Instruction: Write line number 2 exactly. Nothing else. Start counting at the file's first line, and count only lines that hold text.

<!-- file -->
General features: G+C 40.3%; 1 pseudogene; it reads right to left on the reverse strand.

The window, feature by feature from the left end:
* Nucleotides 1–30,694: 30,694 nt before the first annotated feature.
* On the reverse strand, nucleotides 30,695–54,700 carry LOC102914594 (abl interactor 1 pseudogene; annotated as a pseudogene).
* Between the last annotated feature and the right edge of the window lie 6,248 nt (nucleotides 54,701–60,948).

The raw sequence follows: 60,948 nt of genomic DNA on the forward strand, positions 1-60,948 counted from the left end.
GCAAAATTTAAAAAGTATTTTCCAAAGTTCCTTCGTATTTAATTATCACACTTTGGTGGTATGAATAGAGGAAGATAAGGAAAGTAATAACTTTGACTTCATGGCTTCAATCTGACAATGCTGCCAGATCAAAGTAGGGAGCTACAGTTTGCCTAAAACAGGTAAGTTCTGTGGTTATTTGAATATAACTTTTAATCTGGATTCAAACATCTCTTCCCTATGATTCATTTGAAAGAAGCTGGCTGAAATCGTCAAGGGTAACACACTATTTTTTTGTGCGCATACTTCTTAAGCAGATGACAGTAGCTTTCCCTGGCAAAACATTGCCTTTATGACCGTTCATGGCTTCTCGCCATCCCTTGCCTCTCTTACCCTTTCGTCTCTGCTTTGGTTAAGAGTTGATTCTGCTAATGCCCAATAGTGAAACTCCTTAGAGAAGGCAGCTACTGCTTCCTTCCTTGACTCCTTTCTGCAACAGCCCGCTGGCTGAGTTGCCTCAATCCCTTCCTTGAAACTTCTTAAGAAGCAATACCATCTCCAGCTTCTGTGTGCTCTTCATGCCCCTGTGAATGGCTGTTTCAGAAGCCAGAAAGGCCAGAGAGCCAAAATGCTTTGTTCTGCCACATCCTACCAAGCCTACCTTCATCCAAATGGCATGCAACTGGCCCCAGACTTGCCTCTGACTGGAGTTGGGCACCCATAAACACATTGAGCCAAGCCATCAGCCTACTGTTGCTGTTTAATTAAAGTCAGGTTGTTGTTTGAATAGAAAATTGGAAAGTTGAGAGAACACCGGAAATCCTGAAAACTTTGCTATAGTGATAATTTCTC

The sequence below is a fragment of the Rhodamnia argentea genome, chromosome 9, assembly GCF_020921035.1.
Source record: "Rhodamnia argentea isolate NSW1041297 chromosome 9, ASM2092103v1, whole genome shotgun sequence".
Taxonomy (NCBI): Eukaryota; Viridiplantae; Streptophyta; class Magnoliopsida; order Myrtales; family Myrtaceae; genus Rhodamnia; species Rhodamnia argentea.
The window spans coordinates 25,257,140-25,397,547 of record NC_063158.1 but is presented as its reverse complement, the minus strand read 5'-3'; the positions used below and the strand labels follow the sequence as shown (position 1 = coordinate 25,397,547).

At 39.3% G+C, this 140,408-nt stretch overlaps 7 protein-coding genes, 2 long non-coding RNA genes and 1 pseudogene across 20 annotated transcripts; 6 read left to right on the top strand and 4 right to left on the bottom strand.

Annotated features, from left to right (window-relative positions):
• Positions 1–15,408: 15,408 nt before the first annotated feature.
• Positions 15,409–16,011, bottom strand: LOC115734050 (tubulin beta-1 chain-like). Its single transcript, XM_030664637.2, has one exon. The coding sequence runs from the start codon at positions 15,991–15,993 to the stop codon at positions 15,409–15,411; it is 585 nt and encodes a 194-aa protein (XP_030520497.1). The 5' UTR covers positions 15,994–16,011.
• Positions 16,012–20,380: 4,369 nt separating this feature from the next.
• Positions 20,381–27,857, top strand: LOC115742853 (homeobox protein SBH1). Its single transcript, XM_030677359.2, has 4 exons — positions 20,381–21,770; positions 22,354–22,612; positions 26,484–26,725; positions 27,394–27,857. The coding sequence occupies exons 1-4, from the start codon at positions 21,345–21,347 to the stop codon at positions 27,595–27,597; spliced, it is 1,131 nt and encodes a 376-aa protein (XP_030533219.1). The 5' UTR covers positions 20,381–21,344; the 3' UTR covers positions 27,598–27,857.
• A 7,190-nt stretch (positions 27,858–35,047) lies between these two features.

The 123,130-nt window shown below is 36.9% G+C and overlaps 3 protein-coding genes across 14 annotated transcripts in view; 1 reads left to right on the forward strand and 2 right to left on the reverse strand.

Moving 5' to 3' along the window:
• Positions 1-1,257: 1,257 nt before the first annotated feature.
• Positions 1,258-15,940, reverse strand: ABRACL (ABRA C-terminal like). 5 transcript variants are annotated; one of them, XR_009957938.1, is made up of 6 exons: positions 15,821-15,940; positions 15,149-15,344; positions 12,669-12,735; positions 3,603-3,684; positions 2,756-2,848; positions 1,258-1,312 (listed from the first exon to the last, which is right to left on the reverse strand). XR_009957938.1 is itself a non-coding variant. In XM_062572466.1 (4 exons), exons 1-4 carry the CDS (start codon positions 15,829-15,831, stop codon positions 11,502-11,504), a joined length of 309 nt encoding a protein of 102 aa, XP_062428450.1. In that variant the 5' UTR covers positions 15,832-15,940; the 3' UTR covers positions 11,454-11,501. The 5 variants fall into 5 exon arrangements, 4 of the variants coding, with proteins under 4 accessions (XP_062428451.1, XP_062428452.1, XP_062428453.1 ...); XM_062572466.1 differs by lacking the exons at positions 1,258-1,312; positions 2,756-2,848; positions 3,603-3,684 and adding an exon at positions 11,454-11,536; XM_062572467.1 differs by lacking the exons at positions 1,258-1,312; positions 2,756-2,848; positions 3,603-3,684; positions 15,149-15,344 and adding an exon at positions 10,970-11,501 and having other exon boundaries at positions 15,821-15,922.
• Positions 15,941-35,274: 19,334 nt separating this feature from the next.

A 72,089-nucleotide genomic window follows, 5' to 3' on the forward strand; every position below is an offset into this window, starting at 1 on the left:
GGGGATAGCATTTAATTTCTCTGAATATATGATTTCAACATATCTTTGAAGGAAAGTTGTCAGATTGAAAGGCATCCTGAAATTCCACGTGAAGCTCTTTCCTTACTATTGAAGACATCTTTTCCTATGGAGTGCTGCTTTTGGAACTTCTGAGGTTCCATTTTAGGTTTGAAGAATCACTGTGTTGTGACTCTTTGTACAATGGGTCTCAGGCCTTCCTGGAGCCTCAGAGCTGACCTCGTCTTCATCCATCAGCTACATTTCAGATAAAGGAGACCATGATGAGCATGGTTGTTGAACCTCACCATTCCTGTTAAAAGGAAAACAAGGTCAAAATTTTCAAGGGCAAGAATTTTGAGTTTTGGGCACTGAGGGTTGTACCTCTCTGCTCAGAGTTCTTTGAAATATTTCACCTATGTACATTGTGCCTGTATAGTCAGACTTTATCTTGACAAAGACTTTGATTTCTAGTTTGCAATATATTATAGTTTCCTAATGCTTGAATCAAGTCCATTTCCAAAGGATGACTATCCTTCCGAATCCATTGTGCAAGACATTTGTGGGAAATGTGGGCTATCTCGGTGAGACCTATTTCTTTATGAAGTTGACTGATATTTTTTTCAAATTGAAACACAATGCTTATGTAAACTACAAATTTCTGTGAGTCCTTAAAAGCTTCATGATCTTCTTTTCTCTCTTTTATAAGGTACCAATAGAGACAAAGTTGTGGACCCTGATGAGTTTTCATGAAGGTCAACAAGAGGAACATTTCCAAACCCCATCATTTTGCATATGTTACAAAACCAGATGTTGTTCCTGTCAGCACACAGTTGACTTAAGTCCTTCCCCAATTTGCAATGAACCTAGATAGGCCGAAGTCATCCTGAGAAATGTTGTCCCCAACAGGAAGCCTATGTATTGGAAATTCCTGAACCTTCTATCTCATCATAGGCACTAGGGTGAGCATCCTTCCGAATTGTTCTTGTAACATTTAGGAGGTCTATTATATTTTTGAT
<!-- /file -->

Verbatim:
The window, feature by feature from the left end: